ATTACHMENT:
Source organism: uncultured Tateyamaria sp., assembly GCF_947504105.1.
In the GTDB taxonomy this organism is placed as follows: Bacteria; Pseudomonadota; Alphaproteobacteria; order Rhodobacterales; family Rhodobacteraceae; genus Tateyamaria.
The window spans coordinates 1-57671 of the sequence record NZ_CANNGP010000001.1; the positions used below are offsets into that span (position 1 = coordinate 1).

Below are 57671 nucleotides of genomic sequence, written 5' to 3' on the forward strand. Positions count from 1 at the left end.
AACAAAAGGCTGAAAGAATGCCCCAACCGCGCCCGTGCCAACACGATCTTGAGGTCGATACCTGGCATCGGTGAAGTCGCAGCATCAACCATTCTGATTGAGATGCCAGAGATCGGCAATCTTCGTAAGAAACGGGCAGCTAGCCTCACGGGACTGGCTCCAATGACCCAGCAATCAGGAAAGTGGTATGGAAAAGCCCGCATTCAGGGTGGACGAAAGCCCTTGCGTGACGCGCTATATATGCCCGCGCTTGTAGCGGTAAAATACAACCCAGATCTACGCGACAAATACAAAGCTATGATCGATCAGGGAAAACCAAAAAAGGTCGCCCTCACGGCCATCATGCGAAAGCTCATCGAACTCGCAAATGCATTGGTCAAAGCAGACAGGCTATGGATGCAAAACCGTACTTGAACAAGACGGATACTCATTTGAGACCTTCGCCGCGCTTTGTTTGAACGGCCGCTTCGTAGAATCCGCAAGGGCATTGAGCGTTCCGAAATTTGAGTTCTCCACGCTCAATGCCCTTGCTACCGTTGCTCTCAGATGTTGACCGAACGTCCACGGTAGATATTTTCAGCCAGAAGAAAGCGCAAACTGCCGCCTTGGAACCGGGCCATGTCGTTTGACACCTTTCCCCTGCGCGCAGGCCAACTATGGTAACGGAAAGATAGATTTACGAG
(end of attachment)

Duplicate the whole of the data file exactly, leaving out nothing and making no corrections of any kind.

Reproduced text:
Source organism: uncultured Tateyamaria sp., assembly GCF_947504105.1.
In the GTDB taxonomy this organism is placed as follows: Bacteria; Pseudomonadota; Alphaproteobacteria; order Rhodobacterales; family Rhodobacteraceae; genus Tateyamaria.
The window spans coordinates 1-57671 of the sequence record NZ_CANNGP010000001.1; the positions used below are offsets into that span (position 1 = coordinate 1).

Below are 57671 nucleotides of genomic sequence, written 5' to 3' on the forward strand. Positions count from 1 at the left end.
AACAAAAGGCTGAAAGAATGCCCCAACCGCGCCCGTGCCAACACGATCTTGAGGTCGATACCTGGCATCGGTGAAGTCGCAGCATCAACCATTCTGATTGAGATGCCAGAGATCGGCAATCTTCGTAAGAAACGGGCAGCTAGCCTCACGGGACTGGCTCCAATGACCCAGCAATCAGGAAAGTGGTATGGAAAAGCCCGCATTCAGGGTGGACGAAAGCCCTTGCGTGACGCGCTATATATGCCCGCGCTTGTAGCGGTAAAATACAACCCAGATCTACGCGACAAATACAAAGCTATGATCGATCAGGGAAAACCAAAAAAGGTCGCCCTCACGGCCATCATGCGAAAGCTCATCGAACTCGCAAATGCATTGGTCAAAGCAGACAGGCTATGGATGCAAAACCGTACTTGAACAAGACGGATACTCATTTGAGACCTTCGCCGCGCTTTGTTTGAACGGCCGCTTCGTAGAATCCGCAAGGGCATTGAGCGTTCCGAAATTTGAGTTCTCCACGCTCAATGCCCTTGCTACCGTTGCTCTCAGATGTTGACCGAACGTCCACGGTAGATATTTTCAGCCAGAAGAAAGCGCAAACTGCCGCCTTGGAACCGGGCCATGTCGTTTGACACCTTTCCCCTGCGCGCAGGCCAACTATGGTAACGGAAAGATAGATTTACGAG